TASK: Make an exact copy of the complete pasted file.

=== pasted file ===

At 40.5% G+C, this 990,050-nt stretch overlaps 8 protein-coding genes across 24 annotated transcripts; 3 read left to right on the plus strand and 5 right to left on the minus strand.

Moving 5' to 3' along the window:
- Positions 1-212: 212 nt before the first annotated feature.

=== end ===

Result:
At 40.5% G+C, this 990,050-nt stretch overlaps 8 protein-coding genes across 24 annotated transcripts; 3 read left to right on the plus strand and 5 right to left on the minus strand.

Moving 5' to 3' along the window:
- Positions 1-212: 212 nt before the first annotated feature.